David Cooperstein, a darling of the digital marketing analyst ecosystem, has exited Forrester Research to join Simulmedia, a company that harnesses data on how some 50 million Americans watch TV everyday. He'll be Simulmedia's chief marketing officer, the company revealed Wednesday. Simulmedia has 85 employees.
Cooperstein spent close to five years at the analyst firm, where he most recently served as VP and leader of the CMO and Marketing Leadership practice. Formerly he was CMO of online ad network Burst Media, and had an array of positions at Northwest Airlines and Booz, Allen & Hamilton.
Cooperstein is only the latest in a series of interactive marketing analysts to exit Forrester in recent memory. Rob Brosnan joined marketing tech and services firm StrongView in January. Joanna O’Connell joined AdExchanger last fall as Director of Research. Joe Stanhope moved to tag management vendor BrightTag in March to serve as SVP of marketing, and Suresh Vittal joined Neolane as chief product officer prior to its notable acquisition by Adobe Systems last summer.
But, according to Cooperstein, it’s an amiable parting. “I really enjoyed my time at Forrester, have great connections across the marketer and agency side of the landscape, and I hope to stay in touch with all of those folks,” he said.
Simulmedia, as described by CEO Dave Morgan in a recent conversation, has licensed anonymous, set-top box viewing data from telcos, cable and satellite companies, as well as alternative set-top box sources such as TiVo, to “know, in a really accurate way, exactly the concentration of different audiences on 125,000 TV spots that air every single day,” to help advertisers reach super-targeted TV audiences.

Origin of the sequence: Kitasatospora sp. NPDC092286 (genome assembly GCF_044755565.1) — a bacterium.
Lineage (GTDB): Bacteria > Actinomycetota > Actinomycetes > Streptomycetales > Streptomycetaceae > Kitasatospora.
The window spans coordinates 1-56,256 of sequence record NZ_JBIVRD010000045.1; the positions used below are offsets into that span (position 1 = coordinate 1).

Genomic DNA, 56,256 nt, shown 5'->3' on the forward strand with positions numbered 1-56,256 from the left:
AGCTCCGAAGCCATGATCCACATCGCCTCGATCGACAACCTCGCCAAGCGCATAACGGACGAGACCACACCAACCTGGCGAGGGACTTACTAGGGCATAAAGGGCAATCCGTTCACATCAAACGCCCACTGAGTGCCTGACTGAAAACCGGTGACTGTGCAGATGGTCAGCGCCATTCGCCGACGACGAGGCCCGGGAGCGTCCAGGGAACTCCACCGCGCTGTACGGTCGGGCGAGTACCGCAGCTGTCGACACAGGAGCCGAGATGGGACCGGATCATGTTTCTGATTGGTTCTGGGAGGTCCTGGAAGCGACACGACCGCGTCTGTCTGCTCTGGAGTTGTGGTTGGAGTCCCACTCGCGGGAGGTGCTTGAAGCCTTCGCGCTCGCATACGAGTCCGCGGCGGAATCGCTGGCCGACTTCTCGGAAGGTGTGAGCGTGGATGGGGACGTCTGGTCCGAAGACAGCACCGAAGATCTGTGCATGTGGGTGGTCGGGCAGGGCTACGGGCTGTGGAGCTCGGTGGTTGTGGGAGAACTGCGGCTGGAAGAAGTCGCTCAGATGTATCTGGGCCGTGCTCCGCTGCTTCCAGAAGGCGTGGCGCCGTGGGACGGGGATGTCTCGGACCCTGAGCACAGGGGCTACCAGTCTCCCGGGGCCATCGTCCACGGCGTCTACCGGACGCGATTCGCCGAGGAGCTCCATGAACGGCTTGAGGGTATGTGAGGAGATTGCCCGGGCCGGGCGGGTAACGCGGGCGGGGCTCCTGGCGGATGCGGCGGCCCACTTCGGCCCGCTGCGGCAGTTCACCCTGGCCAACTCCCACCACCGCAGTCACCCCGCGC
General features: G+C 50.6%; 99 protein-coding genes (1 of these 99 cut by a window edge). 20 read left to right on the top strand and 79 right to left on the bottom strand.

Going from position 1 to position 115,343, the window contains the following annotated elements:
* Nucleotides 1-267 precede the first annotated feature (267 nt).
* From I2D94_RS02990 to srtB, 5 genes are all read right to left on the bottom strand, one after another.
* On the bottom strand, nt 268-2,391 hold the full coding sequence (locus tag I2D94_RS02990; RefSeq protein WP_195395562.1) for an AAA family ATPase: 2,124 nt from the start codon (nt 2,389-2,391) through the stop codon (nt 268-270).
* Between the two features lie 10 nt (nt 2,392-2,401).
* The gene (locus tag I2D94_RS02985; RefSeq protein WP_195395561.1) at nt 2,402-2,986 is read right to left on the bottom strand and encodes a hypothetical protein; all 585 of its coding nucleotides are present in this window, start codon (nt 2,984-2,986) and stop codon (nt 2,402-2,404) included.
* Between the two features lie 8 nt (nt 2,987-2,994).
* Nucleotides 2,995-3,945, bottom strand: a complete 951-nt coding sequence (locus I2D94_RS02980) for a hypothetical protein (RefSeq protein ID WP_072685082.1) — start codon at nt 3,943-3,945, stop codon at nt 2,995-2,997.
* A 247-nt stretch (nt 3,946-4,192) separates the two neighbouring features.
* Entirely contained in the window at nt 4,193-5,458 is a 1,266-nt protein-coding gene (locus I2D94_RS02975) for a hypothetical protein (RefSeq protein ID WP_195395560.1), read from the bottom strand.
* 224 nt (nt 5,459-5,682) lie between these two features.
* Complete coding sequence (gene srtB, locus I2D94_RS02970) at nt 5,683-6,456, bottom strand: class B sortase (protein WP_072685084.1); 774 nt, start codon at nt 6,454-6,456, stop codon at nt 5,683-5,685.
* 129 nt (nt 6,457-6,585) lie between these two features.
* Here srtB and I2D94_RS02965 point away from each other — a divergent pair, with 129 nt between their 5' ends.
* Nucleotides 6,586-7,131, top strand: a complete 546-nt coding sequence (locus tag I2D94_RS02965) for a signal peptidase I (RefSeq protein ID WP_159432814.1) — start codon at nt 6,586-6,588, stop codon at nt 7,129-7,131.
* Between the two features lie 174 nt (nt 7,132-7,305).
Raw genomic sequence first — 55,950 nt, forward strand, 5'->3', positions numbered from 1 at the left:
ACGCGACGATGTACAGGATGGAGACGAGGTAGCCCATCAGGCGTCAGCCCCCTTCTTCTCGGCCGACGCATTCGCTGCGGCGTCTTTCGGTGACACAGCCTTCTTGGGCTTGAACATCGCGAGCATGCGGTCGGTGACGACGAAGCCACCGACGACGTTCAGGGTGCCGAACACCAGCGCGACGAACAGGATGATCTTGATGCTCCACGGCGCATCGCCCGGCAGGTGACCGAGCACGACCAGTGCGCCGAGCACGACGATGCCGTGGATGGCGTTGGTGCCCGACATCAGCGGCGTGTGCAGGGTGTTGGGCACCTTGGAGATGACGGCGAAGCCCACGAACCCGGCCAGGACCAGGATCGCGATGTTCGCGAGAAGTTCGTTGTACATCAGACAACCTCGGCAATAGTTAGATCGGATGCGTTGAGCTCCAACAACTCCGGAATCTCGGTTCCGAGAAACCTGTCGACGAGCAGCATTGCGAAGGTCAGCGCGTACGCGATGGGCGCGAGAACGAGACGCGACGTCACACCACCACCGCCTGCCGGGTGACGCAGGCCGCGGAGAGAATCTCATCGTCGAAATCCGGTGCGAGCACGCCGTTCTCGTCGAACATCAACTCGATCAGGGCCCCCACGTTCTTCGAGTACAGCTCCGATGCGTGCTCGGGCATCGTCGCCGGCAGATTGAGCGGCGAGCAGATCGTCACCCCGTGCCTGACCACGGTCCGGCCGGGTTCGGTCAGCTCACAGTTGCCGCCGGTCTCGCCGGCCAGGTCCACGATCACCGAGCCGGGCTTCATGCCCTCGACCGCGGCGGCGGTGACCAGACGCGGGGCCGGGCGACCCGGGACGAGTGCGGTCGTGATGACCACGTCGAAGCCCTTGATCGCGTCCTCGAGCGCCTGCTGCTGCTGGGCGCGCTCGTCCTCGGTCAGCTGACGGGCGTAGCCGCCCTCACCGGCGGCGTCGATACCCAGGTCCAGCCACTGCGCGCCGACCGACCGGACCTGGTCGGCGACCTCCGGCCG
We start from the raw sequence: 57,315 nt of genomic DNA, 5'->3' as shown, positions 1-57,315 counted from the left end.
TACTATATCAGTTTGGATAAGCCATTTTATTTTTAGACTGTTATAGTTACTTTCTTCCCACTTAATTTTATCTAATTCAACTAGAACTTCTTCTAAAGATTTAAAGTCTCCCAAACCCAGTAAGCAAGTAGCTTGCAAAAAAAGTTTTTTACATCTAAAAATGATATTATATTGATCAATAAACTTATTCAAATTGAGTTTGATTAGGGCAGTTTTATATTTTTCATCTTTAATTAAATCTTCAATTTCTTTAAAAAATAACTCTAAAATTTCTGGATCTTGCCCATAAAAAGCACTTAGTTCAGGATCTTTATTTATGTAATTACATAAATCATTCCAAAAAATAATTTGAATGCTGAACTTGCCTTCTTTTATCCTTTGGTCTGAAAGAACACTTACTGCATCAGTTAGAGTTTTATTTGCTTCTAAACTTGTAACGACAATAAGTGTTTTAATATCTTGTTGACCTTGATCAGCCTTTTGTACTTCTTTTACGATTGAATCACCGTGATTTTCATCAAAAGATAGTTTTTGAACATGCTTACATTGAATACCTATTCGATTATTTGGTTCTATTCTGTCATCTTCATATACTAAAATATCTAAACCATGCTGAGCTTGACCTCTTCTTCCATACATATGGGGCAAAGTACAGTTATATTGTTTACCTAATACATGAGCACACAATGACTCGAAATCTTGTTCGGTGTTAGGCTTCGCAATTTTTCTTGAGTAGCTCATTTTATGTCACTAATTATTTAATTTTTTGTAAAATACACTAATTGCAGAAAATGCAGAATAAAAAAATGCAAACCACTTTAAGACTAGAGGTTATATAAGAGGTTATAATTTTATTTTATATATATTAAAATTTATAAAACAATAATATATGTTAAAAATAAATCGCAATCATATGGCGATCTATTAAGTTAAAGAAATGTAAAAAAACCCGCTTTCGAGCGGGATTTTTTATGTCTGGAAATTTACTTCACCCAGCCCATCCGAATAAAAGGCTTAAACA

The Simulmedia Audience Network is an audience data activation platform the company developed in conjunction with nine major multi-system operators and 73 of the top 90 cable networks, to deliver incremental ad dollars to TV partners. Collectively, this represents more than 75% of all television inventory, according to Morgan.
The very definition of “television” is, in and of itself, evolving. As viewership further fragments due to on-demand content, diversity of devices and a whole plethora of access points, advertisers will increasingly move toward addressable audiences to ensure data-optimized delivery of placements.
Additionally, during this season’s digital newfronts and network upfronts, it became clear that change is afoot on the network side, as well. Both ABC and NBCUniversal expressed plans to push for a more automated means of selling linear TV ad inventory.
“I think there’s a recognition that TV is not a standalone medium, anymore,” Cooperstein said. “I think in terms of how it’s going to manifest itself – it’s still going to leave the $75 billion-plus TV market growing with different ways of accessing video inventory behind it.”